A Thorough Analysis & Predictions: 2018 Wimbledon Ladies Singles

Before we’ve had time to digest Simona Halep’s long awaited moment of deliverance, process Sloane Stephens’ hater-silencing run to the Roland Garros Final (a final outside North America, she’d be the first to remind you), or, more importantly, rid ourselves of the champagne hangover, Wimbledon is upon us and you know what that means: Pimms and strawberries & cream. Oh right, and the tennis.

FO FInal

Who is primed to claim the Venus Rosewater Dish? Will newly crowned, Roland Garros Champion and World No. 1 Simona runaway from the pack at the pinnacle of the sport? Will one of the more consistent players on the tour, like evergreen Elina Svitolina or resurgent Petra Kvitova lift the trophy. Or, will one of the tour’s veteran champions Victoria Azarenka, Maria Sharapova, Venus Williams, or, last but certainly not least, Serena Williams, put them all back in their rightful places by claiming the tour’s most prestigious title. Let take a peek at the tournament the Draw Gods have given us.


Halep Wimbledon

Winning her first grand slam and legitimizing her No. 1 status lifted a weight off of Simona Halep’s shoulders. Quite literally, in fact–you could see it in her posture during her press conference following the final. Could there be a player playing more freely than Simona Halep this tournament? I think not.

Even if there are any nerves, she’s been handed a mightily manageable draw, playing Japanese Kurumi Nara in the first round and projected to play No. 30 seed, Anastasia Pavlyuchenkova, who she has a perfect 7-0 record against in the third. The only tricky opponent she might face is Su-Wei Hsieh, whose crafty game might be able to bring an opponent out of rhythm on low-bouncing grass, but quite frankly, her serve is way too much of a cupcake to pose any sort of danger to a strong returner like Halep.


While Simona Halep may be the freest swinging player this tournament, the player with the is Jo Konta, who sits in the other half the this section. After reaching last year’s WImbledon semi-finals (and defeating Halep in one of the most thrilling matches of the year), Jo has slipped to No. 22 in the rankings. Luckily for her, she’s discovered a sliver of her form since the tour converted from clay to grass. However, situated in a crowded section that includes big-serving Vikhlyantseva, dramatist Alize Cornet, Energizer-bunny Dominika Cibulkova, giant-killer Danielle Collins, and the crafty Elise Mertens, a run like last year’s appears unlikely.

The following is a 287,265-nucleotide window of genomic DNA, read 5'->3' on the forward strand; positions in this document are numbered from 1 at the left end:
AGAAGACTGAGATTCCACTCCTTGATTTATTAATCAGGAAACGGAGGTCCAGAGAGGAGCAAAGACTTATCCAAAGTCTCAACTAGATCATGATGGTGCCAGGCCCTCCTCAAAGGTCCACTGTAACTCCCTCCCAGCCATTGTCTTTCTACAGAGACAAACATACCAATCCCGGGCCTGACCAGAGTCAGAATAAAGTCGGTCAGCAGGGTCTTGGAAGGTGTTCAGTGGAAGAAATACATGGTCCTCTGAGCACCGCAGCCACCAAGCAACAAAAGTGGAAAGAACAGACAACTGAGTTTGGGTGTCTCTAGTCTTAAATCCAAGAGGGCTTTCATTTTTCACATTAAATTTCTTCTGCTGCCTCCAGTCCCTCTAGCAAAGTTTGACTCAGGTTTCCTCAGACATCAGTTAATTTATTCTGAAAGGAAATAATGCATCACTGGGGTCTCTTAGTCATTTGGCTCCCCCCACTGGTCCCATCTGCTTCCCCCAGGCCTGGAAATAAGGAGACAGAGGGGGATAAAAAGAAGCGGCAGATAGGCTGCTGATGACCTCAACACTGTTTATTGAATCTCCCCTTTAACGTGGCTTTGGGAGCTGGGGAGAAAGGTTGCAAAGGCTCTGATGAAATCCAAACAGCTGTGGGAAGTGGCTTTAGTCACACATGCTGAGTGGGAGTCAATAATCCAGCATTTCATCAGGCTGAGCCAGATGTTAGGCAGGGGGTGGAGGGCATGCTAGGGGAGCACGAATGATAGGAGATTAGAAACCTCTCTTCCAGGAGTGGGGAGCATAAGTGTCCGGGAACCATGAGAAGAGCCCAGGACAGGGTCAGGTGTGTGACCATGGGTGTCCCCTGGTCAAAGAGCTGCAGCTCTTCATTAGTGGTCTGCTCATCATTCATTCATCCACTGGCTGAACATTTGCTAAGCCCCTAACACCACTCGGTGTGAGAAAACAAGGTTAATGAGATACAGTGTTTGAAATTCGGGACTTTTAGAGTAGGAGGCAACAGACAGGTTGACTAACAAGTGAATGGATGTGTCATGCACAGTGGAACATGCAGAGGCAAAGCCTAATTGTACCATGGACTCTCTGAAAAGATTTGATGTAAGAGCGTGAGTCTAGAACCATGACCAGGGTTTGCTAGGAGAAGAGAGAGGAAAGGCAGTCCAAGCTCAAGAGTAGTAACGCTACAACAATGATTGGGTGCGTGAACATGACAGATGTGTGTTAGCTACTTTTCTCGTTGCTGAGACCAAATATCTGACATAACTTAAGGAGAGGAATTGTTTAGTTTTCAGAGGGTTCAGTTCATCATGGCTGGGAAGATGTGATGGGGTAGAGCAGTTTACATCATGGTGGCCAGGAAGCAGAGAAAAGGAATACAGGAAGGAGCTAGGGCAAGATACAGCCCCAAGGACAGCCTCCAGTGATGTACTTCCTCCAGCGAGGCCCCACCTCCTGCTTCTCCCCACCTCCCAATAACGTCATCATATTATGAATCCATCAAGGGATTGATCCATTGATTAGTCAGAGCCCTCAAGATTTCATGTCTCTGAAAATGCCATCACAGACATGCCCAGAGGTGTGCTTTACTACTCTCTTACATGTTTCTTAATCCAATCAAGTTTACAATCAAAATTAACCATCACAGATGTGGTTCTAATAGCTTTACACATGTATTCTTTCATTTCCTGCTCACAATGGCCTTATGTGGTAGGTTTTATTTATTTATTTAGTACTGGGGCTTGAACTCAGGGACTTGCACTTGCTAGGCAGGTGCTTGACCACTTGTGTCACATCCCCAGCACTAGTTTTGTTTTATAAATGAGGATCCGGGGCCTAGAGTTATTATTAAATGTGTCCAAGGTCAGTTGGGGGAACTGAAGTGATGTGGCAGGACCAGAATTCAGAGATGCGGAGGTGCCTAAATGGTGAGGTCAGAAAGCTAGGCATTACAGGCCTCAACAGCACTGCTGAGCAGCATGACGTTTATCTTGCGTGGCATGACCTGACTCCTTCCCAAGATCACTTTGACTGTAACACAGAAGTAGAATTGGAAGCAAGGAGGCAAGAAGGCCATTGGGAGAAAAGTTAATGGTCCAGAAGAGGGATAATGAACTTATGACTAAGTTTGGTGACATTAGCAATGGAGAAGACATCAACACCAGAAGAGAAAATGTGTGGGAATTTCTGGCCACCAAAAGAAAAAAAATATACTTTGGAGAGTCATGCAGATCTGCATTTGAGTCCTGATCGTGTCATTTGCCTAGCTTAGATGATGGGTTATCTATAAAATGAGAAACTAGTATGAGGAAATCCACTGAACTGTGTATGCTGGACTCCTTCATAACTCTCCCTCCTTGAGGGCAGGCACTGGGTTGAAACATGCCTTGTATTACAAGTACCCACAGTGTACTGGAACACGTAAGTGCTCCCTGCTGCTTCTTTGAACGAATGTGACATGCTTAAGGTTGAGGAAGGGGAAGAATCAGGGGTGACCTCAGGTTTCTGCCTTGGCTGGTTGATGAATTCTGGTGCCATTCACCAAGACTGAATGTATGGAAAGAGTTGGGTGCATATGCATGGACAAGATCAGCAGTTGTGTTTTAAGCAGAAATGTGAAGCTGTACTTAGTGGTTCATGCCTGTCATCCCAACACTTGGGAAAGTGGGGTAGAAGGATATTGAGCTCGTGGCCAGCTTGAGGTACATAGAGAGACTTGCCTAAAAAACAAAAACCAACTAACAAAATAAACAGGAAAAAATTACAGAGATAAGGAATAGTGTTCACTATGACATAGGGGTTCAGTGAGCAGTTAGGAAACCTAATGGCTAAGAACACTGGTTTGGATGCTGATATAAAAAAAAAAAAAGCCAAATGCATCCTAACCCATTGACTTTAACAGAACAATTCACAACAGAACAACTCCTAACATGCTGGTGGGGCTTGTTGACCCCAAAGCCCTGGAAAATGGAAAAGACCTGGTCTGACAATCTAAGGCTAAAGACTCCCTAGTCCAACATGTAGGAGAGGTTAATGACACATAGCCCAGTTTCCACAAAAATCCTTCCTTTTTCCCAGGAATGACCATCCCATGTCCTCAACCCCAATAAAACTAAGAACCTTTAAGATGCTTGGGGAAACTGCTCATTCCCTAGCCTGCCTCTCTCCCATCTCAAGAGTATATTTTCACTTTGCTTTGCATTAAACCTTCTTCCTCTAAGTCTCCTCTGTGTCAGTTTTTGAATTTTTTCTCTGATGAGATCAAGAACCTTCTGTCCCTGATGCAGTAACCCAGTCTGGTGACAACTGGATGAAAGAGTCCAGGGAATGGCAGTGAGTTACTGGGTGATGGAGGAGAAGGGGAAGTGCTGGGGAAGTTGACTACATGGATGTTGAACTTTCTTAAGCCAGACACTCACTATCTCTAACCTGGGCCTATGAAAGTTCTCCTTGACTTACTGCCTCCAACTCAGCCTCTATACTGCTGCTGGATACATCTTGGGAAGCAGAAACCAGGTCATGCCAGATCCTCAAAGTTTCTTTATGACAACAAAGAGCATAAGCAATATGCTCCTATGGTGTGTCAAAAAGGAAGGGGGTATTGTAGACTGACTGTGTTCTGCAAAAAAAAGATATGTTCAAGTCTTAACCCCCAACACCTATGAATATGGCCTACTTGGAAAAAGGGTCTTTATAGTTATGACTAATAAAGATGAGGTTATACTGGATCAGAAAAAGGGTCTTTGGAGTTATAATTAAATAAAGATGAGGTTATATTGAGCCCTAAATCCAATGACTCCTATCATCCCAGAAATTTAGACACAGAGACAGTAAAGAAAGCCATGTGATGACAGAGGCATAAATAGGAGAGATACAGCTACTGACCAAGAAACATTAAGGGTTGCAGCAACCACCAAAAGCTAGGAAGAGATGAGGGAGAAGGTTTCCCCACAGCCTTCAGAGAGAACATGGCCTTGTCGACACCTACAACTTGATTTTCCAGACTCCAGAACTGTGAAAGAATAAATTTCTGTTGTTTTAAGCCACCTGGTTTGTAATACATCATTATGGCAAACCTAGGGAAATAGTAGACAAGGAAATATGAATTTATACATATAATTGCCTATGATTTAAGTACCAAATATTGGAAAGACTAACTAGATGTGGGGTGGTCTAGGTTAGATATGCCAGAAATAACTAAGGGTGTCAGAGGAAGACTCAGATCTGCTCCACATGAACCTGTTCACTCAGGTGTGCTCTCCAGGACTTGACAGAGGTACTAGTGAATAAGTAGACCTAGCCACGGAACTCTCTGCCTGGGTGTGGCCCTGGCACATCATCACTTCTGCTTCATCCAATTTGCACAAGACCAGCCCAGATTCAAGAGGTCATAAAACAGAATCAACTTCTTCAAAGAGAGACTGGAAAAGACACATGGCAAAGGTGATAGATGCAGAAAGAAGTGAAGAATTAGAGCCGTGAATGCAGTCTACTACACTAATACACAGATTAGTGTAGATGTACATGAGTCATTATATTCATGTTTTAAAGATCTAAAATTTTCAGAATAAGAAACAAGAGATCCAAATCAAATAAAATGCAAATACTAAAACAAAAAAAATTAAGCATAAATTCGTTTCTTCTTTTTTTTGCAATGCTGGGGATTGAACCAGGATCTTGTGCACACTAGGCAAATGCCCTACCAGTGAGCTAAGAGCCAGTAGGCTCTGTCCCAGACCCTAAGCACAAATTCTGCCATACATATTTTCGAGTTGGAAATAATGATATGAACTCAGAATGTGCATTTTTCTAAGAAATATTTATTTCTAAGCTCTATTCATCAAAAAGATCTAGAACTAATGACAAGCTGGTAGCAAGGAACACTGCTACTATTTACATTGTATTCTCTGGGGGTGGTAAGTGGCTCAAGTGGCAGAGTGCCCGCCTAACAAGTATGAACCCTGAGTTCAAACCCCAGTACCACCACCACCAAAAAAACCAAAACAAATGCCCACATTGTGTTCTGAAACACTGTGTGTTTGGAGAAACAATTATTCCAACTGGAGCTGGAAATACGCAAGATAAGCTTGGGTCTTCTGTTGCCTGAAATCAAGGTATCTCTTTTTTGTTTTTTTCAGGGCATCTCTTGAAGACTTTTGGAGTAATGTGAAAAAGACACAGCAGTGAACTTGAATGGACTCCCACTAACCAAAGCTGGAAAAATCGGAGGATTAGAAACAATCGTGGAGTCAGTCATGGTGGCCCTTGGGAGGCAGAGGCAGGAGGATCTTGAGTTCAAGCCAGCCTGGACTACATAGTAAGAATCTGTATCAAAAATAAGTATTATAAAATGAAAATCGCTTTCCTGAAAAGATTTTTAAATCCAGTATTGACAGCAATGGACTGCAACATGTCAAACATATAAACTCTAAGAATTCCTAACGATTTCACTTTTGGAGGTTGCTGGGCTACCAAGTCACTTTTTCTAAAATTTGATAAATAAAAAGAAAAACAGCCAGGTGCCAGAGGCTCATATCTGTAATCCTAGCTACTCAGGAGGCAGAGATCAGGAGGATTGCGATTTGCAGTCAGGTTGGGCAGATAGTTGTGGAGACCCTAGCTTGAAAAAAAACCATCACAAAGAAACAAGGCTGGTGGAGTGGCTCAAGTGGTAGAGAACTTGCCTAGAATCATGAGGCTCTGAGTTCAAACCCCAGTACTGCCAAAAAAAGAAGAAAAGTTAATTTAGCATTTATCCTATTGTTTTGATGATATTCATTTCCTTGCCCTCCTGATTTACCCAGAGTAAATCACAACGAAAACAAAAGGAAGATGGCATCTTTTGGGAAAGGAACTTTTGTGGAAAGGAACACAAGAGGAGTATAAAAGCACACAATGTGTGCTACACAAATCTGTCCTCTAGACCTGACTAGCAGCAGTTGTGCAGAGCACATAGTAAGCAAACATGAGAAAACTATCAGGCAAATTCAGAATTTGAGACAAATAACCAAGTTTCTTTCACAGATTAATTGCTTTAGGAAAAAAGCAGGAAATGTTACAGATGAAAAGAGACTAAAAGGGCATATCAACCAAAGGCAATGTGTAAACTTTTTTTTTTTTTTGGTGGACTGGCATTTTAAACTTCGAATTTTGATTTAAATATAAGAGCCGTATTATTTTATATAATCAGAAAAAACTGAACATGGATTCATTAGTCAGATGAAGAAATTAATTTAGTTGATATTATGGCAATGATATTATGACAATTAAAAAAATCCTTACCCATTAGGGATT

sharapova wimbledon

The second quarter in this section is one of the most loaded quarters in the draw. Ostapenko, Sharapova, and Kvitova are all here–only one can reach the quarters. Ostapenko plays British wildcard Katy Dunne in the first round and must play either Kirsten Flipkens or Heather Watson (who are no strangers to grass) in the next. Should she survive that task, her reward might be a date with 2004 champion, Maria Sharapova.

However, Sharapova reaching that far doesn’t seem to be a lock to me. While she should breeze by Russian compatriot, Vitalia Diatchenko in the first round, she must play either young-upstart Sofia Kenin (who reached the Mallorca semis last week and took an inspired set off of Sharapova at last year’s US Open) or surging Maria Sakkari (who beat Sharapova at the Boodles Exhibition held in Hurlingham a few days ago). Should she reach the fourth round unscathed, she will undoubtedly be tired. 

Screen Shot 2018-06-29 at 4.34.33 PM.png

Conversely, Kvitova plays Aliaksandra Sasnovich in the first round, who had an inspired start to the year but has since cooled down. In the next round, she must play a resurgent Pauline Parmentier or one of the tour’s only remaining serve-and-volleyers, Taylor Townsend (that should be an interesting match to watch). While Gavrilova, Diyas, Peng, and Stosur are all quality players, with wildly different games, I see a healthy Petra navigating her way to the fourth round with ease, where she should be prepared to handle any adversary she should face, even if it’s Ostapenko or Sharapova.

However, in the quarters, Petra’s admitted limitation of “want[ing] it too much” combined with her 1-3 record against a free-hitting Halep will get the best of her.





The first section of the second quarter of the draw is 2017 Champion Muguruza’s for the taking. The question, is whether she’s ready to live up the pressure of defending a Grand Slam title. Last year at the French, after her dramatic encounter with KiKi Mladenovic (“who speaks like 25 languages…”) she admitted that the pressure weighed down on her. However, this year, I don’t think that there are any opponents who will be able to exploit those nerves in the tournament’s first week. She opens against big-serving home-hope, Naomi Broady and the closest seed to her is Anett Kontaveit. While Anett had a brilliant run on clay this season, she’s already 0-2 on grass.


The second half of this section is quite interesting as it is littered with many young-upstarts who are still finding their way on grass: Ash Barty, Daria Kasatkina, Yulia Putintseva, British wildcard Gabriella Taylor, and, most notably, Eugenie Bouchard, 2014 Wimbledon Finalist turned 2018 qualifier. If there’s ever a draw for her to “turn on” again, it’s this one. The question is whether she’ll be able to take it.

The lower half of this quarter of the draw is equally as intriguing. The 2016 and 2010 finalists, Angelique Kerber and Vera Zvonareva are to square off in the top half of the draw, while young-guns Caroline Garcia and Belinda Bencic are to face each other in the bottom.